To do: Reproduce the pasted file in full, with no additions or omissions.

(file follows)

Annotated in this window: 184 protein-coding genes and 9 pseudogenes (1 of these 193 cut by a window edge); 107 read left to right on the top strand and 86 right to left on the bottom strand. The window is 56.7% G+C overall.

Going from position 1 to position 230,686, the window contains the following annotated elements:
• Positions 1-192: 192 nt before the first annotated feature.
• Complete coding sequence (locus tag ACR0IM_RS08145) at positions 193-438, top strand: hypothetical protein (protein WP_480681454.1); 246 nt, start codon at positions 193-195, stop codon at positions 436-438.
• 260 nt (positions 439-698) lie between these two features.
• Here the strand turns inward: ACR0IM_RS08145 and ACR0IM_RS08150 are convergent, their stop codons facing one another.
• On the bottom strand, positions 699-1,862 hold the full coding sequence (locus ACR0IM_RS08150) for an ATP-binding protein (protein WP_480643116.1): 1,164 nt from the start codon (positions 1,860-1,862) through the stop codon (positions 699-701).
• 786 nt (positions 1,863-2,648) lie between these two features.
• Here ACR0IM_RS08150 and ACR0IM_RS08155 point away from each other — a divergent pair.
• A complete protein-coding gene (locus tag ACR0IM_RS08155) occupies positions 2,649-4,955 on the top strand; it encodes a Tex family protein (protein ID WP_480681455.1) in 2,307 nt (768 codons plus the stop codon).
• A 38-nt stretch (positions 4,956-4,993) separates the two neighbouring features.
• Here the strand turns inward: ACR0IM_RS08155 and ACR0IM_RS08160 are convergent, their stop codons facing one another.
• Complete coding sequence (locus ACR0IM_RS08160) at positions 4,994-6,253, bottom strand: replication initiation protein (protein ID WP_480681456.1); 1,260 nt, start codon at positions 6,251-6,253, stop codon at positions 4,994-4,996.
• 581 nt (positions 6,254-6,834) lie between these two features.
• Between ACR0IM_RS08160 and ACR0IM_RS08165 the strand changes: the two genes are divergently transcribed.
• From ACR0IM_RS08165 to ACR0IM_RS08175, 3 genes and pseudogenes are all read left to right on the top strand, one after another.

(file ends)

Annotated in this window: 184 protein-coding genes and 9 pseudogenes (1 of these 193 cut by a window edge); 107 read left to right on the top strand and 86 right to left on the bottom strand. The window is 56.7% G+C overall.

Going from position 1 to position 230,686, the window contains the following annotated elements:
• Positions 1-192: 192 nt before the first annotated feature.
• Complete coding sequence (locus tag ACR0IM_RS08145) at positions 193-438, top strand: hypothetical protein (protein WP_480681454.1); 246 nt, start codon at positions 193-195, stop codon at positions 436-438.
• 260 nt (positions 439-698) lie between these two features.
• Here the strand turns inward: ACR0IM_RS08145 and ACR0IM_RS08150 are convergent, their stop codons facing one another.
• On the bottom strand, positions 699-1,862 hold the full coding sequence (locus ACR0IM_RS08150) for an ATP-binding protein (protein WP_480643116.1): 1,164 nt from the start codon (positions 1,860-1,862) through the stop codon (positions 699-701).
• 786 nt (positions 1,863-2,648) lie between these two features.
• Here ACR0IM_RS08150 and ACR0IM_RS08155 point away from each other — a divergent pair.
• A complete protein-coding gene (locus tag ACR0IM_RS08155) occupies positions 2,649-4,955 on the top strand; it encodes a Tex family protein (protein ID WP_480681455.1) in 2,307 nt (768 codons plus the stop codon).
• A 38-nt stretch (positions 4,956-4,993) separates the two neighbouring features.
• Here the strand turns inward: ACR0IM_RS08155 and ACR0IM_RS08160 are convergent, their stop codons facing one another.
• Complete coding sequence (locus ACR0IM_RS08160) at positions 4,994-6,253, bottom strand: replication initiation protein (protein ID WP_480681456.1); 1,260 nt, start codon at positions 6,251-6,253, stop codon at positions 4,994-4,996.
• 581 nt (positions 6,254-6,834) lie between these two features.
• Between ACR0IM_RS08160 and ACR0IM_RS08165 the strand changes: the two genes are divergently transcribed.
• From ACR0IM_RS08165 to ACR0IM_RS08175, 3 genes and pseudogenes are all read left to right on the top strand, one after another.